The country has become a prominent exporter of electrical appliances, parts, and other commodities. Between the early 1980's and the late 1990's, Malaysia successfully implemented trade policies and kept its economy relatively open for both trade and capital inflows. Sectorial and fiscal policies also contributed to diversification. In addition, Malaysia also leveraged export promotions and import restriction strategies, fiscal incentives, and the provision of infrastructure and utilities. These strategies led to an increase in private investment in the country. Private investment's share of GDP rose to 31.8% in 1997 from 15.8% in 1985.10 In developing nations like Nigeria, FDI is a key engine of industrial expansion. Yet, the Nigerian government struggles attracting and keeping investors especially with the onset of COVID-19. FDI, as well as local private investment, should be encouraged in non-oil sectors. Incentives like tax holidays for foreign investors, export incentives and the provision of subsidized industrial lands would encourage investment inflows into the country. This can also be accomplished by improving infrastructure, enhancing security, developing free trade zones and warehouses for export-oriented companies and providing assurances that investment in Nigeria will be both beneficial and safe.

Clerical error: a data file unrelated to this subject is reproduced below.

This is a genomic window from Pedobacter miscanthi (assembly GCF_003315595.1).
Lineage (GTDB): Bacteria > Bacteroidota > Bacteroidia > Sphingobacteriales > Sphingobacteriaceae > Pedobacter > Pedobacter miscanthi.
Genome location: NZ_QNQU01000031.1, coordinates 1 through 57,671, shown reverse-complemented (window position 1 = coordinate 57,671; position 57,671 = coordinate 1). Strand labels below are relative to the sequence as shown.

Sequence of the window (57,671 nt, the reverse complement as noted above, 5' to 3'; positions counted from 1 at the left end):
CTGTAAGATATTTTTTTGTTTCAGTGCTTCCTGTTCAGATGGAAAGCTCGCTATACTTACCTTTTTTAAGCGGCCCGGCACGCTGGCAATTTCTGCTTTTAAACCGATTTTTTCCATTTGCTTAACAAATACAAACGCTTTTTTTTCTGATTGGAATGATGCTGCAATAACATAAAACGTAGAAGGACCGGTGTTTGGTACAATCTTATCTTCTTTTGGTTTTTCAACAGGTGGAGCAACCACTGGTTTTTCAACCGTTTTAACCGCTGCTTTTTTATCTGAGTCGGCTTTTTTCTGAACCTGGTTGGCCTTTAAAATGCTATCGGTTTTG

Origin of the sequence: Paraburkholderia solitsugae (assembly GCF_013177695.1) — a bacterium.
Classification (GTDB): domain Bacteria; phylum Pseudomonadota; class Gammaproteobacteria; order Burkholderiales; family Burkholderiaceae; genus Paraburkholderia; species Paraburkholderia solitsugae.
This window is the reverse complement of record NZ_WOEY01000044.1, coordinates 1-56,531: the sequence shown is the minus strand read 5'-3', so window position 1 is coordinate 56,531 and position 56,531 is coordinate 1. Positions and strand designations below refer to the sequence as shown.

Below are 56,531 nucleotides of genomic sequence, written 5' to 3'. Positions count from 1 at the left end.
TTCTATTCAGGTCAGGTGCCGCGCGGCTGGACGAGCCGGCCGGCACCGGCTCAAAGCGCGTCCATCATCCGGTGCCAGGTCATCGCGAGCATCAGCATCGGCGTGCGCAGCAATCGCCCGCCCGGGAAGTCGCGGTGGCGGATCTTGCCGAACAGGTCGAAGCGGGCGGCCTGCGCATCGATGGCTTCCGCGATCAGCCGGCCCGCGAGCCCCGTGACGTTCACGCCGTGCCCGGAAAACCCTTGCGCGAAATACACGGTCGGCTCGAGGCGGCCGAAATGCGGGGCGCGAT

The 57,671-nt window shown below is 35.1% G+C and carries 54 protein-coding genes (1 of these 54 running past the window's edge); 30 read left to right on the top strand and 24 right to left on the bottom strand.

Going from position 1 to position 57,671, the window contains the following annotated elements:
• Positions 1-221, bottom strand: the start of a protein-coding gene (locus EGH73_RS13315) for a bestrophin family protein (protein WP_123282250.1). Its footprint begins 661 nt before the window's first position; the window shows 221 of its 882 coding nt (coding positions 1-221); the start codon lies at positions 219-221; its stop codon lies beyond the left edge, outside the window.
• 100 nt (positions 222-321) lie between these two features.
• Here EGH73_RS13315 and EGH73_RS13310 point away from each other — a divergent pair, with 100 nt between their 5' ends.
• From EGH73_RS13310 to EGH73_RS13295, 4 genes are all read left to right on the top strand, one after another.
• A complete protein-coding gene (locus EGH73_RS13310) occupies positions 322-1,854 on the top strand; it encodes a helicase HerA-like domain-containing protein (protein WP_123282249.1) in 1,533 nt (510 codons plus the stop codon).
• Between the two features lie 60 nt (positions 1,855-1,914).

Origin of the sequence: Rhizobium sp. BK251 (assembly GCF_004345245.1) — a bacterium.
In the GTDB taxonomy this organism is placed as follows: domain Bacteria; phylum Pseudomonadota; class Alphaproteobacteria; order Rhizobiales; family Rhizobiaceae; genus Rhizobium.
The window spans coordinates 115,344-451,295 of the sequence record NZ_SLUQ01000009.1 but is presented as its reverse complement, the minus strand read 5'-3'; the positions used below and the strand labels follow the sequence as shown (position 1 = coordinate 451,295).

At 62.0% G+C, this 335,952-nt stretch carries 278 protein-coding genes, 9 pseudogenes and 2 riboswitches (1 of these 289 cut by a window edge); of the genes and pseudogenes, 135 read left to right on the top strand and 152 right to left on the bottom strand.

Nigeria has executed a number of import substitution strategies, including food import prohibitions, with little success. Various governments have imposed import prohibitions on various foods like rice and palm oil. Although production has increased, it has also resulted in limited supply and a rise in the prices of these commodities. Import restrictions should be implemented gradually, especially as the country lacks the production capacity to meet domestic demand. These measures should be combined with the promotion of industries that can replace the large number of manufactured goods imported from other countries. Malaysia has also invested in research and development to increase the productivity of agricultural products such as palm oil and rubber. Institutes such as the Malaysian Rubber Research Institute and the Malaysian Palm Oil Council were instrumental in increasing productivity and diversifying Malaysia's agricultural landscape.